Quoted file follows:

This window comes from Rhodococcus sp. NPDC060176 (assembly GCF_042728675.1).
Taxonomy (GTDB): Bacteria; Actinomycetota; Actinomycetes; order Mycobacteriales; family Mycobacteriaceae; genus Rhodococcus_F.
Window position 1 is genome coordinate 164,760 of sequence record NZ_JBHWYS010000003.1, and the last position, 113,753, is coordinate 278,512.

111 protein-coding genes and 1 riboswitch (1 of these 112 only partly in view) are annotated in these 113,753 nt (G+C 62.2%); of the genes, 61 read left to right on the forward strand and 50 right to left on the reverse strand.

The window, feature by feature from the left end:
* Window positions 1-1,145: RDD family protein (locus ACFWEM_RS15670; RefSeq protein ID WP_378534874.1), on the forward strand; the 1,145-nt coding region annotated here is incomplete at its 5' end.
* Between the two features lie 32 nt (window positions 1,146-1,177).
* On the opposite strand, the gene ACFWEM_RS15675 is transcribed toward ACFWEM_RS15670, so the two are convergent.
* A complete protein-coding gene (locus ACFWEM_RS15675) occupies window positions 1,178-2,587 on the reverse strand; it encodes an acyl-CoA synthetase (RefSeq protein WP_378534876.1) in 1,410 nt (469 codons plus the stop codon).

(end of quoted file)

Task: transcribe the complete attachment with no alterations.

This window comes from Rhodococcus sp. NPDC060176 (assembly GCF_042728675.1).
Taxonomy (GTDB): Bacteria; Actinomycetota; Actinomycetes; order Mycobacteriales; family Mycobacteriaceae; genus Rhodococcus_F.
Window position 1 is genome coordinate 164,760 of sequence record NZ_JBHWYS010000003.1, and the last position, 113,753, is coordinate 278,512.

111 protein-coding genes and 1 riboswitch (1 of these 112 only partly in view) are annotated in these 113,753 nt (G+C 62.2%); of the genes, 61 read left to right on the forward strand and 50 right to left on the reverse strand.

The window, feature by feature from the left end:
* Window positions 1-1,145: RDD family protein (locus ACFWEM_RS15670; RefSeq protein ID WP_378534874.1), on the forward strand; the 1,145-nt coding region annotated here is incomplete at its 5' end.
* Between the two features lie 32 nt (window positions 1,146-1,177).
* On the opposite strand, the gene ACFWEM_RS15675 is transcribed toward ACFWEM_RS15670, so the two are convergent.
* A complete protein-coding gene (locus ACFWEM_RS15675) occupies window positions 1,178-2,587 on the reverse strand; it encodes an acyl-CoA synthetase (RefSeq protein WP_378534876.1) in 1,410 nt (469 codons plus the stop codon).